Editor’s View: World Cup need not be own goal for Theatreland
This evening, we’ll know if the England football team has reached its first Fifa World Cup final in 52 years.
But, whether it’s coming home or not, theatres will be more worried about football fans staying at home, or going to the pub.
Looking back through historic West End data, the World Cup tends to have a noticeable (negative) effect on theatregoing in the capital (there isn’t equivalent data for outside London).
In 2006, there was a dip of 15% on the previous year. In 2010, there was a dip of between 9% and 13%. Again, in 2014, attendances were down with the worst week notching a 12% dip on 2013.
Notably, England didn’t do particularly well at any of these events. With some, the timing of the football didn’t even clash that badly with theatre opening times.
Anecdotally, the worst effect a footballing event has ever had on theatre attendance was Euro 1996, which was the last time England did even passably well at a tournament. I can’t find any data for 1966, but I suspect it was not a vintage summer for Theatreland.
So, what is good for football fans is probably bad (in the short term) for theatre.
But it doesn’t have to be that way. Could theatre do more to tap into World Cup mania?
With few exceptions, the approach seems to be to ignore the World Cup and hope it goes away. Some theatres have completely admitted defeat and cancelled performances.
Conversely, I was impressed to see Hull theatre company Middle Child has moved the start time of its show to accommodate the semi-final. It is even screening the match at its venue. This approach was mirrored by Justin Timberlake, who is playing at the O2 and organised for the venue to open its doors early and screen the match prior to his gig.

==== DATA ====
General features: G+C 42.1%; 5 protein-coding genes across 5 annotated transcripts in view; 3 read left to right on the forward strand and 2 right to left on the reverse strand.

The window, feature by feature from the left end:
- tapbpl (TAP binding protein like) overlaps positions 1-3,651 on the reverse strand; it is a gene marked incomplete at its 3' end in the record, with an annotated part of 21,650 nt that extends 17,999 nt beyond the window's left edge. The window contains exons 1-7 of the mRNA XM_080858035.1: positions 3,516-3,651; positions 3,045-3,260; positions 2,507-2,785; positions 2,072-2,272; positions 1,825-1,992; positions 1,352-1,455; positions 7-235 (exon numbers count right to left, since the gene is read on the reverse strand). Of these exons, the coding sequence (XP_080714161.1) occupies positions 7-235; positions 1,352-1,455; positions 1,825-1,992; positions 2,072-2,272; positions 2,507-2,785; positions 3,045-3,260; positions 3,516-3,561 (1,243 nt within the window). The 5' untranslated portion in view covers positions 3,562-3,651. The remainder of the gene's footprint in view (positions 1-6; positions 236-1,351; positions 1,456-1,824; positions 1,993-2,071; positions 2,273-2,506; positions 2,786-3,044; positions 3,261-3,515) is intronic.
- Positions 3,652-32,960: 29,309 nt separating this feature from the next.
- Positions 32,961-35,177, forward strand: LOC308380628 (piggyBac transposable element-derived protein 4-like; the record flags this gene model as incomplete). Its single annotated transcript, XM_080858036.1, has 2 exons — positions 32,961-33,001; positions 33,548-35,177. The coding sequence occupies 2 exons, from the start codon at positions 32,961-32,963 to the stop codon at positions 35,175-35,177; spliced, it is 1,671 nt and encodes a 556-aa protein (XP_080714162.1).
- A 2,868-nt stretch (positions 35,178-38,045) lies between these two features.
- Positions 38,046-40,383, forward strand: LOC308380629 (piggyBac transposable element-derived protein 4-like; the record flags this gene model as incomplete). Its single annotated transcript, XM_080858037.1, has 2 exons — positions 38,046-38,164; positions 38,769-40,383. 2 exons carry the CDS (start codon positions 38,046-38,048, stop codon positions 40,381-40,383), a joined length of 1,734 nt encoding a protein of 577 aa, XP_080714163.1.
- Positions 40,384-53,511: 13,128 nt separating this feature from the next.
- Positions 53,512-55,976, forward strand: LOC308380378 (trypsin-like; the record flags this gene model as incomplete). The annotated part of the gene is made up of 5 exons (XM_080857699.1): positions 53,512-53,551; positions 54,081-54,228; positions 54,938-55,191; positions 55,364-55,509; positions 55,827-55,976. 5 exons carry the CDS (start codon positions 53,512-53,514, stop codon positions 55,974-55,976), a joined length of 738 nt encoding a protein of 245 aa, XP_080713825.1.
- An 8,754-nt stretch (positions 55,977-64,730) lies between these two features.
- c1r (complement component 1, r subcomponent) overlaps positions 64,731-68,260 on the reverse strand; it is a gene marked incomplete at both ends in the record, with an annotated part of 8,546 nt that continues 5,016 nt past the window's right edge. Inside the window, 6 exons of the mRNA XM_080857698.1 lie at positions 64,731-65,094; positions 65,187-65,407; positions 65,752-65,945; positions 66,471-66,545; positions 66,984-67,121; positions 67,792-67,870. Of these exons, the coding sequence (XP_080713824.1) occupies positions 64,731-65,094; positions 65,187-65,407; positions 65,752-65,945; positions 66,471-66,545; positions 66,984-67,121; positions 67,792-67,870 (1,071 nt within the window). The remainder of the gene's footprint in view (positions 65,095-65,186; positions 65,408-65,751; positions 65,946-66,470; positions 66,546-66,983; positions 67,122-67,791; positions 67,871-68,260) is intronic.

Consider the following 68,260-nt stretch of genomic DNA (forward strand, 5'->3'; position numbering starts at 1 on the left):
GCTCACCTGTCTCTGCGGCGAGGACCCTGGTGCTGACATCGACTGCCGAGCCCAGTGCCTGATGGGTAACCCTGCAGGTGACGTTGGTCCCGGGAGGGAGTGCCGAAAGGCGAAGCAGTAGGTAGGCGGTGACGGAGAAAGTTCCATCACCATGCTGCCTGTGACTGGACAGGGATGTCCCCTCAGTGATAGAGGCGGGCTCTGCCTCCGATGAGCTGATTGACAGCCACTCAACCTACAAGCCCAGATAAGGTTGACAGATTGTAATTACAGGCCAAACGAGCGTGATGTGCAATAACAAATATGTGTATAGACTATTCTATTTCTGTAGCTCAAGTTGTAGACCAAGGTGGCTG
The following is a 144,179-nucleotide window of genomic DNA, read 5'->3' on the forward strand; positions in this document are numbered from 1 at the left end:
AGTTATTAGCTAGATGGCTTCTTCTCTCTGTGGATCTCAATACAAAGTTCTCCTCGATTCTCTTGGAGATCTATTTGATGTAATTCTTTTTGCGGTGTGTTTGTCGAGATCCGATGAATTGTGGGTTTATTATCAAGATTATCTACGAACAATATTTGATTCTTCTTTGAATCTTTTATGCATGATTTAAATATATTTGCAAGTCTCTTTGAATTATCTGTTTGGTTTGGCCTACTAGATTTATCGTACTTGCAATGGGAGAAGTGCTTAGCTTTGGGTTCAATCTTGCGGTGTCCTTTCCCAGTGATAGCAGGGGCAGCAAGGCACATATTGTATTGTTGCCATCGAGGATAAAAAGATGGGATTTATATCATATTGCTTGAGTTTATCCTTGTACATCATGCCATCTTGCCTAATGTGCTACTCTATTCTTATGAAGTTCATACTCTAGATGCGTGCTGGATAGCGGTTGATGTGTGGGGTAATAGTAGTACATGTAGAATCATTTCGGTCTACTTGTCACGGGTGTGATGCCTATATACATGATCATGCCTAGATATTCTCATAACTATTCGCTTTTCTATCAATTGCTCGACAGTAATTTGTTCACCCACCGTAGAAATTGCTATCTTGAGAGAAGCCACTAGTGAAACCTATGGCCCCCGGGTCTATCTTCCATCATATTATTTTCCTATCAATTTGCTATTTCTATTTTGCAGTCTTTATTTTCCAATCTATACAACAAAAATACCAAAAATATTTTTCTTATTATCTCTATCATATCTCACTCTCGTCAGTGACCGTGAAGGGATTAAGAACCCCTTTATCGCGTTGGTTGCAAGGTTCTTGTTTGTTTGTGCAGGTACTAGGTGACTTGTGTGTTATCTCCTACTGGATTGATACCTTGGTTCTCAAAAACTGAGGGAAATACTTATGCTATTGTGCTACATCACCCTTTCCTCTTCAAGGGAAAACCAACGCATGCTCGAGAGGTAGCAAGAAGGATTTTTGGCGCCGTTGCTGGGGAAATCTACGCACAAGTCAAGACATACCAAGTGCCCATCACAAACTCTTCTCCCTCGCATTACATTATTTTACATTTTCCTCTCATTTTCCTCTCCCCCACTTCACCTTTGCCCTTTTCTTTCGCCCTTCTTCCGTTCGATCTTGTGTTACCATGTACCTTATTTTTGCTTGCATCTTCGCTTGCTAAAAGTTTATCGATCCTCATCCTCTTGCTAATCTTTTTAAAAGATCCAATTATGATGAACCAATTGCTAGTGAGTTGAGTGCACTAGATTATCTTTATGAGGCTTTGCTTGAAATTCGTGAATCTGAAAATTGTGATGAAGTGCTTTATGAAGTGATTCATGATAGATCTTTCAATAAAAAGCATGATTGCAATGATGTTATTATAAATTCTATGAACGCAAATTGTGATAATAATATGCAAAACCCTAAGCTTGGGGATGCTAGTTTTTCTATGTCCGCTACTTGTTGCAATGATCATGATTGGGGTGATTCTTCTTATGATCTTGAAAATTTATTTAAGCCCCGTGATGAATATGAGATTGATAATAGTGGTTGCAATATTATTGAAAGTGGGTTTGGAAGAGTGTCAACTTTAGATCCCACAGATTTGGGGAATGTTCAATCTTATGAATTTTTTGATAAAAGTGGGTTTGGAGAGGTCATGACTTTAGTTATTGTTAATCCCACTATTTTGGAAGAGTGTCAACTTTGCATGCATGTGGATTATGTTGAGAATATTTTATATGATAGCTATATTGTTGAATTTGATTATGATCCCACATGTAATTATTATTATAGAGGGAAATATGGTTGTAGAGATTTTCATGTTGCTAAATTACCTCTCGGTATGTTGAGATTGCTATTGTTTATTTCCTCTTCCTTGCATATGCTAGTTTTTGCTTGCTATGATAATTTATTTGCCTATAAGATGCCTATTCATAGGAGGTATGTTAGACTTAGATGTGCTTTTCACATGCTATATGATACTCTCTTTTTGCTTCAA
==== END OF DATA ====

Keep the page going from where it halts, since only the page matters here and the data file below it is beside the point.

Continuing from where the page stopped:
There are many reasons why these approaches might not work for all theatres, but there are other ways to capitalise. Hamilton was the only West End musical cast to record a singalong of Three Lions (“It’s coming home…”). Meanwhile, surely Mamma Mia! could have done something more to capitalise on the England vs Sweden match than publicise it was going to make an interval announcement about the score. And why is The Lion King not doing something linked to Three Lions?
Theatre mustn’t exist in a bubble. It should look to these kinds of global events as ways to reach the widest possible audience and remind them that – when the football is over – theatre will still be there.